A close relative of neurosteroids, oxysterols are molecules that are derivatives of cholesterol that can influence the activity of glutamate, a neurotransmitter in the brain.

“It appears oxysterols may have the potential to enhance cognitive function,” said institute director Charles F. Zorumski, MD, the Samuel B. Guze Professor of Psychiatry, professor of neurobiology and head of the Department of Psychiatry. “They appear to be potent and, apparently, selective modulators of glutamate receptors on brain cells, and the brain’s glutamate system is key to learning and memory and to many types of psychiatric illness.”

The keynote speaker at the celebration will be Steven M. Paul, MD, director of the Helen and Robert Appel Alzheimer’s Disease Research Institute. Paul also is the Burton P. and Judith B. Resnick Distinguished Professor of Neurodegenerative Diseases and professor of neuroscience, psychiatry and pharmacology at Weill Cornell Medical College of Cornell University.

Paul led the efforts of more than 8,000 scientists and physician investigators when he was the executive vice president of science and technology and president of Lilly Research Laboratories. Some of the company’s most successful new medicines were developed and launched under Paul’s leadership.

An author or co-author of more than 500 scientific papers and invited book chapters, Paul is one of the most highly cited scientists in the world. His research established an important role for specific neurotransmitter receptors in mediating the central actions of neuroactive drugs. His lecture is titled “Neuroactive Steroids and Oxysterols: Therapeutic Implications for CNS Drug Discovery.”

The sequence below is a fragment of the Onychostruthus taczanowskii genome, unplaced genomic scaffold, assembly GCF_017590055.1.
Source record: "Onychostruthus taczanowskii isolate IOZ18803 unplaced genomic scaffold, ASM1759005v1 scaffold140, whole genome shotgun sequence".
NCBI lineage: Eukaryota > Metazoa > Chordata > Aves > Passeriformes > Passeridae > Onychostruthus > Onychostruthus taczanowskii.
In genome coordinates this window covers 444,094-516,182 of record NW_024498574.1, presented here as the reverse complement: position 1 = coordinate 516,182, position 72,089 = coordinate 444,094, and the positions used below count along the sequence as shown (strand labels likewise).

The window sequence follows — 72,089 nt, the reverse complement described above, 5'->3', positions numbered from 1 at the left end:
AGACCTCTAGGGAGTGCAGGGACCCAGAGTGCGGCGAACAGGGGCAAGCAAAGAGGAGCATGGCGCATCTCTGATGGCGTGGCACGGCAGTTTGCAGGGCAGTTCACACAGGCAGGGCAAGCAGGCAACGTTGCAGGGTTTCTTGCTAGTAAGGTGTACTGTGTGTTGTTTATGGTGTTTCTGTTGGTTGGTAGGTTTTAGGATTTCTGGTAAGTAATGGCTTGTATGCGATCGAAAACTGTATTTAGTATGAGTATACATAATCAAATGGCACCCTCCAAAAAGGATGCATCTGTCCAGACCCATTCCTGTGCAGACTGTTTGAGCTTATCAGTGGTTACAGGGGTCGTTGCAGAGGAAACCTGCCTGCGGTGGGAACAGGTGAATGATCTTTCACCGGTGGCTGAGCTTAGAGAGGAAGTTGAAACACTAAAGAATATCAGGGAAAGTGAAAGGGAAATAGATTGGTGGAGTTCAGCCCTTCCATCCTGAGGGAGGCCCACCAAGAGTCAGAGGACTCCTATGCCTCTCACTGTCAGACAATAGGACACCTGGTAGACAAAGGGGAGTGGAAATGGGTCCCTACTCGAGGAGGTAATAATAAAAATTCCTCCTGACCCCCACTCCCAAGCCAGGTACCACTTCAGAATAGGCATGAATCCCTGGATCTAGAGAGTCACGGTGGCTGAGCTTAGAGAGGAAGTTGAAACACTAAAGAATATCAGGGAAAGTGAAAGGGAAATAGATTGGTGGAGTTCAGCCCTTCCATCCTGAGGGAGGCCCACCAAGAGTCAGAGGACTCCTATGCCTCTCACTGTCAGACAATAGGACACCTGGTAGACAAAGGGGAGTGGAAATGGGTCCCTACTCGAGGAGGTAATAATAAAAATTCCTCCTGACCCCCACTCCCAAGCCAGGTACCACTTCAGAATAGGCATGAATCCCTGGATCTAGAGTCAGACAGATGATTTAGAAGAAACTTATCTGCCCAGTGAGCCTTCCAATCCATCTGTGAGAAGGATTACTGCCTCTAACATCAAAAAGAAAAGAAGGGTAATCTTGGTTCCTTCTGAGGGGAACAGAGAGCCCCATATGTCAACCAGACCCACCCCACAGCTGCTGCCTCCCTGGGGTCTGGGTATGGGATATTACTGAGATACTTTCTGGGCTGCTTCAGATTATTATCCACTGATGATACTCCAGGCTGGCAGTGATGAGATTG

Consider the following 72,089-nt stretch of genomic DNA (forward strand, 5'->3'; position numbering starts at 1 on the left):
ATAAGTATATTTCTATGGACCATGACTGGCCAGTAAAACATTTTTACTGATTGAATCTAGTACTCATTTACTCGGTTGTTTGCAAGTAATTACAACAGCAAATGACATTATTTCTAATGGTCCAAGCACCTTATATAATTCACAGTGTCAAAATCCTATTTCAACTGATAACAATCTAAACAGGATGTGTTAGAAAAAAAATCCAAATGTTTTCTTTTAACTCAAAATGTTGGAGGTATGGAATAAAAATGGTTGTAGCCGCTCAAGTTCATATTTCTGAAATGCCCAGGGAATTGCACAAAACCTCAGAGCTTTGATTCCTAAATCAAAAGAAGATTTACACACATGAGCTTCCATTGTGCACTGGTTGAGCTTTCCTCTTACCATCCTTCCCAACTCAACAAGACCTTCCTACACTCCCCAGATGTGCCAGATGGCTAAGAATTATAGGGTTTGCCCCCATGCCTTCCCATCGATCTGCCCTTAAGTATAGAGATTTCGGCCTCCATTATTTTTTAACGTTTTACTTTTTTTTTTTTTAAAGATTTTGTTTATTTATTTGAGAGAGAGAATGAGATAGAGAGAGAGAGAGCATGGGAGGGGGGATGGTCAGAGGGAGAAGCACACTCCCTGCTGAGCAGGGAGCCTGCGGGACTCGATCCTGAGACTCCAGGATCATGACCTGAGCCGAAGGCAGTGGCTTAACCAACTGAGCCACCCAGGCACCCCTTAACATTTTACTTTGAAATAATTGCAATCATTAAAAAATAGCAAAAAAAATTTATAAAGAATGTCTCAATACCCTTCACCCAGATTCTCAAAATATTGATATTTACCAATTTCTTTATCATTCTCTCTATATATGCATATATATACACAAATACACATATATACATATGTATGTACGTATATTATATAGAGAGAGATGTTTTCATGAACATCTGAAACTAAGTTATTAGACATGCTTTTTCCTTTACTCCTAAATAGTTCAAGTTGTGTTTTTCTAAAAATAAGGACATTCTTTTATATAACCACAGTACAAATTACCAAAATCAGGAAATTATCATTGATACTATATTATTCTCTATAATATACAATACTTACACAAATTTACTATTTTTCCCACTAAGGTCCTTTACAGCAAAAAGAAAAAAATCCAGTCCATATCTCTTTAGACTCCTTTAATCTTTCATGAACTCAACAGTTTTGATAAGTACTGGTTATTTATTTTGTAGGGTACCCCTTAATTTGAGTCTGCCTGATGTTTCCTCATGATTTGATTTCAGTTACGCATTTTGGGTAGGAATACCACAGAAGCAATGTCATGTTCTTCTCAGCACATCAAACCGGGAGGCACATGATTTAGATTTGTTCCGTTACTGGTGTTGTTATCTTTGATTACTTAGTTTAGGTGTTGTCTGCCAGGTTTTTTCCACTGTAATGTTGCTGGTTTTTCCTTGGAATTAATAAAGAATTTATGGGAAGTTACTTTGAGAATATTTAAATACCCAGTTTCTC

Psychiatric illnesses account for more than 40 percent of all disabilities. Heart and lung disease, stroke and cancer are obvious causes of death, but those end-stage illnesses often are related to alcoholism, nicotine dependence, drug abuse and other psychiatric problems. Motor vehicle accident deaths and violence also are associated with psychiatric illnesses, particularly alcohol abuse. And suicide, which takes the lives of more than 30,000 people in the United States each year, almost always is related to major psychiatric problems, such as depression and substance abuse.

The Taylor Family Institute for Innovative Psychiatric Research supports laboratory and clinical research involving collaborations between several departments at the School of Medicine. Core faculty members at the institute study natural and synthetic neurosteroid molecules, investigating those substances as potential anesthetic agents as well as possible treatments for psychiatric illnesses.

The investigators involved in the institute have expertise in several areas, including chemical synthesis, molecular biochemistry, ion channel biology, cellular and synaptic neurobiology and behavioral testing in animal models of illness.

Washington University School of Medicine’s 2,100 employed and volunteer faculty physicians are the medical staff of Barnes-Jewish and St. Louis Children’s hospitals. The School of Medicine is one of the leading medical research, teaching and patient care institutions in the nation, currently ranked sixth in the nation by U.S. News & World Report. Through its affiliations with Barnes-Jewish and St. Louis Children’s hospitals, the School of Medicine is linked to BJC HealthCare.